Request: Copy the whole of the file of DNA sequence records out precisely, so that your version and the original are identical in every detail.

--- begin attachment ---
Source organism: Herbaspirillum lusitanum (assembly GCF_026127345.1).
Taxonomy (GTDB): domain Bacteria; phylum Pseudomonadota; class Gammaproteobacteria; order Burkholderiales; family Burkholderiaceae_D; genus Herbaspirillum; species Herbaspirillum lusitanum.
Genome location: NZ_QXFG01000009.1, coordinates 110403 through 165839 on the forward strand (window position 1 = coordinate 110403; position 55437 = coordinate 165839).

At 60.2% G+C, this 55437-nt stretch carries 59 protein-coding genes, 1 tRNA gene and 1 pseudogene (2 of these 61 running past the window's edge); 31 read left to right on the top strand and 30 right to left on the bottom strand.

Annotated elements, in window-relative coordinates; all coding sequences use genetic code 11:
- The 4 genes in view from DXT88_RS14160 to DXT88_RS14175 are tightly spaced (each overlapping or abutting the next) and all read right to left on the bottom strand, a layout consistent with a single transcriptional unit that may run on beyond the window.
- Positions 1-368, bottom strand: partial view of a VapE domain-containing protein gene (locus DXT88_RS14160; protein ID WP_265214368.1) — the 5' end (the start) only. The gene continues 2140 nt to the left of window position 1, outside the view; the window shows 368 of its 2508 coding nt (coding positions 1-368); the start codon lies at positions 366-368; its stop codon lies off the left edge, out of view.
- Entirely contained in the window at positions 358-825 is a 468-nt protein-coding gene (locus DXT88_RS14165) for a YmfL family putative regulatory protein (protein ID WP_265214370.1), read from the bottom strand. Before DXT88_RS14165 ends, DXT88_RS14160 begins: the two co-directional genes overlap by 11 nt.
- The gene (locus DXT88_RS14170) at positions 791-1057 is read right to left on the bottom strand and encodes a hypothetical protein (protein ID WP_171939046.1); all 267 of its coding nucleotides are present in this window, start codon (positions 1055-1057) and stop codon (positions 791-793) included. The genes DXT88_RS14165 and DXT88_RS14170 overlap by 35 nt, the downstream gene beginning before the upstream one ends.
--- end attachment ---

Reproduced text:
Source organism: Herbaspirillum lusitanum (assembly GCF_026127345.1).
Taxonomy (GTDB): domain Bacteria; phylum Pseudomonadota; class Gammaproteobacteria; order Burkholderiales; family Burkholderiaceae_D; genus Herbaspirillum; species Herbaspirillum lusitanum.
Genome location: NZ_QXFG01000009.1, coordinates 110403 through 165839 on the forward strand (window position 1 = coordinate 110403; position 55437 = coordinate 165839).

At 60.2% G+C, this 55437-nt stretch carries 59 protein-coding genes, 1 tRNA gene and 1 pseudogene (2 of these 61 running past the window's edge); 31 read left to right on the top strand and 30 right to left on the bottom strand.

Annotated elements, in window-relative coordinates; all coding sequences use genetic code 11:
- The 4 genes in view from DXT88_RS14160 to DXT88_RS14175 are tightly spaced (each overlapping or abutting the next) and all read right to left on the bottom strand, a layout consistent with a single transcriptional unit that may run on beyond the window.
- Positions 1-368, bottom strand: partial view of a VapE domain-containing protein gene (locus DXT88_RS14160; protein ID WP_265214368.1) — the 5' end (the start) only. The gene continues 2140 nt to the left of window position 1, outside the view; the window shows 368 of its 2508 coding nt (coding positions 1-368); the start codon lies at positions 366-368; its stop codon lies off the left edge, out of view.
- Entirely contained in the window at positions 358-825 is a 468-nt protein-coding gene (locus DXT88_RS14165) for a YmfL family putative regulatory protein (protein ID WP_265214370.1), read from the bottom strand. Before DXT88_RS14165 ends, DXT88_RS14160 begins: the two co-directional genes overlap by 11 nt.
- The gene (locus DXT88_RS14170) at positions 791-1057 is read right to left on the bottom strand and encodes a hypothetical protein (protein ID WP_171939046.1); all 267 of its coding nucleotides are present in this window, start codon (positions 1055-1057) and stop codon (positions 791-793) included. The genes DXT88_RS14165 and DXT88_RS14170 overlap by 35 nt, the downstream gene beginning before the upstream one ends.